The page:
And if it's a freak show you're looking for, step right up! How about the "Chapel of the Holy Right Hand"? Uh . . . yeah. It's the petrified severed right hand of some dead holy person clutching a wad of jewels. Now if looking at THAT doesn't make you feel Holy, I don't know what will.
Looking at it, you can almost hear the former owner of the hand saying, "Don't even think about it, Your Holiness. If you want this back, you are going to have to pry it out of my cold, dead hand!"

All in all, this place made my head swim.

Once the organ started plaiying, the only thing missing to make the experience completely terrifying was a clown.

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Buda, Hungary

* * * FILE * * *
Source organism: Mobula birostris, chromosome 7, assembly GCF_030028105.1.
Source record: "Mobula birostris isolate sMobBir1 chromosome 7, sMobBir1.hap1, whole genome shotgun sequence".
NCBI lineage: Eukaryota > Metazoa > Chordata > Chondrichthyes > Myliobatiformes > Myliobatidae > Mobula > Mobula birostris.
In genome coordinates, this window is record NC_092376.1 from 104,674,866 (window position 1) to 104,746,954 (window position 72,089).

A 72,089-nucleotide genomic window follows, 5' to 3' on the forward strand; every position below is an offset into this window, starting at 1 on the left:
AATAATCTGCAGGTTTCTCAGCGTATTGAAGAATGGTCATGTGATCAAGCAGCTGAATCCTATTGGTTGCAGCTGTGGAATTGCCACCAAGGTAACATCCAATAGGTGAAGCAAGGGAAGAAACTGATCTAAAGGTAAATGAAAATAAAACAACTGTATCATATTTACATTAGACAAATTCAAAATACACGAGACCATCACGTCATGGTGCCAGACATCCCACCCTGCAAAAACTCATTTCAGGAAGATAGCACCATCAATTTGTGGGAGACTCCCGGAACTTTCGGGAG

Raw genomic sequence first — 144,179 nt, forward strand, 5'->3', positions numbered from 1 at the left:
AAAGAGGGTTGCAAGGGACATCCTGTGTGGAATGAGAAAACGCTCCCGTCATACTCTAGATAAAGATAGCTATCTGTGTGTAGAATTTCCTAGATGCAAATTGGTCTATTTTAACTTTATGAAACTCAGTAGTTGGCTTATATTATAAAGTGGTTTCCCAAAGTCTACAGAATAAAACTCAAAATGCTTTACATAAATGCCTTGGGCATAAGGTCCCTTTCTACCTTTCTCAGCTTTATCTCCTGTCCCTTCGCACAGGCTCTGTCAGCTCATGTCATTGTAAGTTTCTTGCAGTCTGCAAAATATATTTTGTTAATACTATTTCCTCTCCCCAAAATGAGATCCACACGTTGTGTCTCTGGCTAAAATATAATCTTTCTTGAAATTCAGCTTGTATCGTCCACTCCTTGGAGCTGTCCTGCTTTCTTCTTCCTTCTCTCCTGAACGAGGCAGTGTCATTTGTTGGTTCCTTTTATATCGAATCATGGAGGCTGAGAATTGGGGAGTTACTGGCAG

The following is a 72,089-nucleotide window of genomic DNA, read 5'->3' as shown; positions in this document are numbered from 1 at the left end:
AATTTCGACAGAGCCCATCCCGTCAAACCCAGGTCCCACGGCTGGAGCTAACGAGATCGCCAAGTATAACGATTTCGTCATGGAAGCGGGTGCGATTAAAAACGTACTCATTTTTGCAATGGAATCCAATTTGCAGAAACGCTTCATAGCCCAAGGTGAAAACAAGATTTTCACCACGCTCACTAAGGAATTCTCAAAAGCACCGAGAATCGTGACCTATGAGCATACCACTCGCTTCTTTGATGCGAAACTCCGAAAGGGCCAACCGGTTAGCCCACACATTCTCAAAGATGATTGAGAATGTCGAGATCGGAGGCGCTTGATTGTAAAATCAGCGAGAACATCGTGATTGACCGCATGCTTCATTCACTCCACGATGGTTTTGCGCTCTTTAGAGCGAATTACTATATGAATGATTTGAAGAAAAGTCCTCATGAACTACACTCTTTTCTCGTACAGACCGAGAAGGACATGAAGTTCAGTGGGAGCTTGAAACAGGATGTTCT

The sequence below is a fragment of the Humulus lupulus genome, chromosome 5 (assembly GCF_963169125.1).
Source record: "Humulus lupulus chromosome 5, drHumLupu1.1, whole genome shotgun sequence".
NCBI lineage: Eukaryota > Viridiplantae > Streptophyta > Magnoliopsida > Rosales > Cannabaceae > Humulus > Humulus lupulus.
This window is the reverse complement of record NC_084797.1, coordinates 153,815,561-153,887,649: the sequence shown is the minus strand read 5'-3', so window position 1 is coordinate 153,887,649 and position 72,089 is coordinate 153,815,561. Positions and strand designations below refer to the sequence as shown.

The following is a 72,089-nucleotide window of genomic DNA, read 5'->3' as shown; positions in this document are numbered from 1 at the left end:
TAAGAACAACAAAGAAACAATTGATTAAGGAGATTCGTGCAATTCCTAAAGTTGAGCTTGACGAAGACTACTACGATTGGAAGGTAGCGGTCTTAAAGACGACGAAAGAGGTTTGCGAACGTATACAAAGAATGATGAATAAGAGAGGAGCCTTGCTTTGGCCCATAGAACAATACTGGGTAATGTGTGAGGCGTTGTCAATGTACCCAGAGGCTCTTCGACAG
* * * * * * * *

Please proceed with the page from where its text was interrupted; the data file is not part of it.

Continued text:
Buda is arguably the most picturesque of the two cities - especially its skyline as viewed from Pest.

Buda is also the oldest of the two.

Castle Hill in Buda, across the Danube as seen from Pest.

Castle Hill, seen from the Buda side.

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Pest, Hungary

Pest was (and is) the more industrial of the two cities, but has its own beauty.

The Hungarian Parliament is undergoing renovation, but is an incredible complex.

This last picture is a pan (that I haven't cleaned up) of the other side of the Parliament. Click on it to see a bit more detail.

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Budapest, City Streets

The streets of Budapest are best seen on foot.

Or maybe scooter...

Every turned corner revealed a surprise.

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Budapest - Castle Hill

Castle Hill is probably the most recognizable and visited place in Buda. It sits on top of a limestone plateau high above the Danube and is home to medieval monuments and museums.

The old town on the hill is filled with quiet retreats and beautifully painted old storefronts.